I was speechless when I saw these collections of shells – especially seeing that part we’re not supposed to see. It was really exciting to see interior structure revealed by the cut, as it added a whole new value to the shells. They really reminded me of work by the the sculptor Barbara Hepworth, whose work I really admire.

black and white photograph showing a single conical shell, cut to show its internal spiral structure
© Matthew Day 2017

We see shells all the time on beaches and they just fascinate me, especially the broken ones which reveal part of the interior. It’s a very imperfect break, very different to the quality of the shell which has been sliced purposely to reveal what is inside. A natural object sculpted by man: I feel that this is what I am drawn to.

3D Scanning: Art and Science

Before examining the shells myself, Harriet offered to take me down to see Jim Turner, where we ended up spending most of my visit because what he did was just very interesting. Jim works in a lab which uses a photography process called “z-Stacking” (or extended depth of field – EDF) which is used extensively in macro photography and photo microscopy.

Jim is also creating an archive of 3D scanned objects for the museum website, where people can interact with scanned objects using VR headsets - bringing a whole new experience to the museum.

I understood what he was doing immediately from my own work. He explained the process and I understood the technicalities. It was a real pleasure to speak to someone who is using 3-D scanning in a different way to me. Jim is using 3D scanning in a way that was described within academic texts I had read - and even though he wasn’t doing anything creative with shells, he was still putting the objects into a context where people could interact with them using digital technology such as VR headsets, and on the web via sketchfab.

'Like being on a beach...'

When we got back to the Mollusca Collection I was able to take my own time and was under no pressure - so I got to have a good look and explored the shells. It was like being on a beach spending hours of exploring all wonderful natural objects.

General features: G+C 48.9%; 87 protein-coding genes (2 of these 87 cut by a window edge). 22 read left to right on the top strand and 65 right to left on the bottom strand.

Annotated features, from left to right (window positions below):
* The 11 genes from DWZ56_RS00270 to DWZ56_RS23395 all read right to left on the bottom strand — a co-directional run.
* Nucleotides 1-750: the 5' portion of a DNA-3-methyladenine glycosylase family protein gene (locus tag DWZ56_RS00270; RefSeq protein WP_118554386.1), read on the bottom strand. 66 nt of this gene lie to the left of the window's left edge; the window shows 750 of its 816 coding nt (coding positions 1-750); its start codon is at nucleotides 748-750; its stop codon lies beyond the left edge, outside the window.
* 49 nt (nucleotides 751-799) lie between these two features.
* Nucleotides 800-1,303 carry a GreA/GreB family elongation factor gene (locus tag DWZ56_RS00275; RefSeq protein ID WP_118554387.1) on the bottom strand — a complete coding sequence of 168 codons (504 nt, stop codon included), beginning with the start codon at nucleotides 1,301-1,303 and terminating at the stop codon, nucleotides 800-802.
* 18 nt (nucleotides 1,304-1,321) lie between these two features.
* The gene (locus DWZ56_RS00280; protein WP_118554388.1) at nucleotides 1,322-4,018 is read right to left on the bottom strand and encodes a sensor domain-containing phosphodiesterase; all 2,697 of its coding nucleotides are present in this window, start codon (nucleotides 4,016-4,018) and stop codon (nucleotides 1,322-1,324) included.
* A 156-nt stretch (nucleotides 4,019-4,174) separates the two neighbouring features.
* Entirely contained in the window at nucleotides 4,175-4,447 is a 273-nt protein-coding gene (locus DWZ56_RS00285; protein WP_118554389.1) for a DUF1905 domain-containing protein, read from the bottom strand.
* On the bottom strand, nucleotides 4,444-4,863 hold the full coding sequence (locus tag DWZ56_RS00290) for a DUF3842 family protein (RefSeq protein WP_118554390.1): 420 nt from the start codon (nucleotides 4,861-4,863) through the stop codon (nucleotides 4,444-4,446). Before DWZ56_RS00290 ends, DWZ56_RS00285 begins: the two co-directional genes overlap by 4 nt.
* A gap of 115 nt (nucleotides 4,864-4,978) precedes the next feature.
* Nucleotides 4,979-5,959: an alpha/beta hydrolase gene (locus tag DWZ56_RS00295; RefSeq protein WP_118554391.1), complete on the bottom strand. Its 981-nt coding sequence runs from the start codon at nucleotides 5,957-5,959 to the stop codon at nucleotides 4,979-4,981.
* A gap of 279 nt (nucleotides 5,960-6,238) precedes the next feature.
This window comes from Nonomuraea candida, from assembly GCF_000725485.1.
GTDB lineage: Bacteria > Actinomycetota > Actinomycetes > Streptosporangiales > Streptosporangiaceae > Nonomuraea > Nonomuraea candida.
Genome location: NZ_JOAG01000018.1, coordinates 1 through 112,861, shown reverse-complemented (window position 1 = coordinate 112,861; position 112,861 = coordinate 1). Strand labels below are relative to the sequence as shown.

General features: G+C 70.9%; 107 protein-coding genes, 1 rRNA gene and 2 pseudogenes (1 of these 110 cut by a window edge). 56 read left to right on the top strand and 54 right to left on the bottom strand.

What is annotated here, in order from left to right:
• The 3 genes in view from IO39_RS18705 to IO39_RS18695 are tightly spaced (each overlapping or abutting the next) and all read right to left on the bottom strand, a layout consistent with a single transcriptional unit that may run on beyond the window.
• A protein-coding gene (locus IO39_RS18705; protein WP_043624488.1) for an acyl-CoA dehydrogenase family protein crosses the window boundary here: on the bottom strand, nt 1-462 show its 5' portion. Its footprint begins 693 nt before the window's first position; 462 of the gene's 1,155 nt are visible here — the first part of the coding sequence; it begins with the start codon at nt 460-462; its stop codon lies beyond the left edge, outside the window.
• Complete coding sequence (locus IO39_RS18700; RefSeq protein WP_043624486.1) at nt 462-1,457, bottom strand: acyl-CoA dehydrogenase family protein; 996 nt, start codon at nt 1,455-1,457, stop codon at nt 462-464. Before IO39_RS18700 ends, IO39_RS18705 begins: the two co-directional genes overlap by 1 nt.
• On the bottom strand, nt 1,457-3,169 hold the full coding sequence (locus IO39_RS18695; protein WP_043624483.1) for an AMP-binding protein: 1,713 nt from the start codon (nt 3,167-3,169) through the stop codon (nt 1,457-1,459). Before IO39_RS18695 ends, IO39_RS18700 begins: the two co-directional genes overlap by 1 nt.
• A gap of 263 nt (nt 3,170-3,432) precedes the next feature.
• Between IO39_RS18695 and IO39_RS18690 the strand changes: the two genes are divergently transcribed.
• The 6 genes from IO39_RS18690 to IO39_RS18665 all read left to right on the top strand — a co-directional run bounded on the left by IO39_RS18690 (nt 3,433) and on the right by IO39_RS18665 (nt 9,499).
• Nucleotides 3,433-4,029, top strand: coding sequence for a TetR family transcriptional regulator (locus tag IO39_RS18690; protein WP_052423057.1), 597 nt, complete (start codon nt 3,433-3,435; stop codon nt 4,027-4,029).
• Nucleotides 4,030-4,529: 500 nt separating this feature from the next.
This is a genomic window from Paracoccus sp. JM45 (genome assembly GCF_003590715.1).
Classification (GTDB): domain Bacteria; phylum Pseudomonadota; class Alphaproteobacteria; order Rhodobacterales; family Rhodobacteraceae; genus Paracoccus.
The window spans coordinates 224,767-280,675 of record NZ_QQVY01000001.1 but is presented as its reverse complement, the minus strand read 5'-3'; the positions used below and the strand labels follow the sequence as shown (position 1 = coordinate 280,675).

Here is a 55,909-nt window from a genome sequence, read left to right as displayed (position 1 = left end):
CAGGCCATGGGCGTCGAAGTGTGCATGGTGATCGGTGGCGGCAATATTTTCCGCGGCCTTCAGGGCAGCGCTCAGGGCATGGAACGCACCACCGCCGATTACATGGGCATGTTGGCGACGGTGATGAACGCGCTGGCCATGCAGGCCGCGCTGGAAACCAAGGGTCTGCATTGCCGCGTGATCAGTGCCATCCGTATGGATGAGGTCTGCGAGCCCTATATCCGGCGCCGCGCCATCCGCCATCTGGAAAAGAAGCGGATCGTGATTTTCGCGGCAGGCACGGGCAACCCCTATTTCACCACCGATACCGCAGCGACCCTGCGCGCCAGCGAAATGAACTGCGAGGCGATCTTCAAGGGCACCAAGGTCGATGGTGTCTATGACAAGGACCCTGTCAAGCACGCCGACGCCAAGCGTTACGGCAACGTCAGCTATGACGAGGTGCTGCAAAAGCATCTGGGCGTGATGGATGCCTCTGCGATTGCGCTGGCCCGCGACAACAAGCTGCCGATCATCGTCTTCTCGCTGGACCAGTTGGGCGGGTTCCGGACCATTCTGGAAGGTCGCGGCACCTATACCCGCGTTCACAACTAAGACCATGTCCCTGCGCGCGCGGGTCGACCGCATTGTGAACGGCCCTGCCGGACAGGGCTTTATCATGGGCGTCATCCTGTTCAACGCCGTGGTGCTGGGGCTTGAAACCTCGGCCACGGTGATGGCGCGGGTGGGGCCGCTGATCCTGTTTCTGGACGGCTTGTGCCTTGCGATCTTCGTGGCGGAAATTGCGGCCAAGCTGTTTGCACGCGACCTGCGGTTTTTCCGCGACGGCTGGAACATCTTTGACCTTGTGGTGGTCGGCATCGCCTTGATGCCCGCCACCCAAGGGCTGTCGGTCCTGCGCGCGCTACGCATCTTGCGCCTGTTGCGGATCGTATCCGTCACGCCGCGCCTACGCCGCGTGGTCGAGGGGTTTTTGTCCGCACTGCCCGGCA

black and white photograph showing a single conical shell, cut to show its internal spiral structure
© Matthew Day 2017

This visit had an amazing impact on my MA project - and I cannot thank Harriet and Jim enough for their time. This visit also gave me the confidence to approach other museums, such as Worcester Medical Museum, where I worked with a prosthetic socket from their collection. I 3D scanned the socket and, with the inspiration from Harriet’s collection of Mollusca, I created a selection of Sculptural Prosthetic sockets, drawing inspiration from the internal structures of shells, and illustrating sections of the shells that I was most drawn to. 

'A sculpture in its own right': my collection of sculptural prosthetics

Side by side photographs showing a sculptural prosthetic sock and a shell section. The prosthetic is shaped to emulate the internal structure of the shell.
Prototype conceptual prosthetic sock sculpture inspired by National Museum Cardiff's Mollusca collection © Matthew Day 2017

photo showing a black sculptural prosthetic socket with a yellow decoration
Prototype prosthetic sock sculpture inspired by National Museum Cardiff's Mollusca collection © Matthew Day 2017
photo showing a grey sculptural prosthetic socket with a yellow decoration
3D printed, fabric dyed prosthetic sculptural socket, inspired by the Mollusca collections at National Museum Cardiff © Matthew Day 2017

photograph showing prosthetic socket with a large yellow decoration shaped like a round shell
3D printed, fabric dyed prosthetic sculptural socket, inspired by the Mollusca collections at National Museum Cardiff © Matthew Day 2017

 

What’s next?

My MA is now reaching a climax, and I am starting the final major project module after the summer, which I am very excited about.

For the final part of my studies, I want to take all that I have explored and incorporated into my research to date, and use it to create a concept prosthetic limb which would be wearable, but also a sculpture in its own right – work which is now on track.

3D illustration of a design for a prosthetic leg, with decorations inspired by the internal structure of shells
Concept design of prosthetic sculptural leg, inspired by the Mollusca collections at National Museum Cardiff © Matthew Day 2017

I aim to create a really spectacular prosthetic limb using 3D printing, further incorporating the shell-inspired aesthetics you see in this blog.

More of my work can be found on my website: Matthew Day Sculpture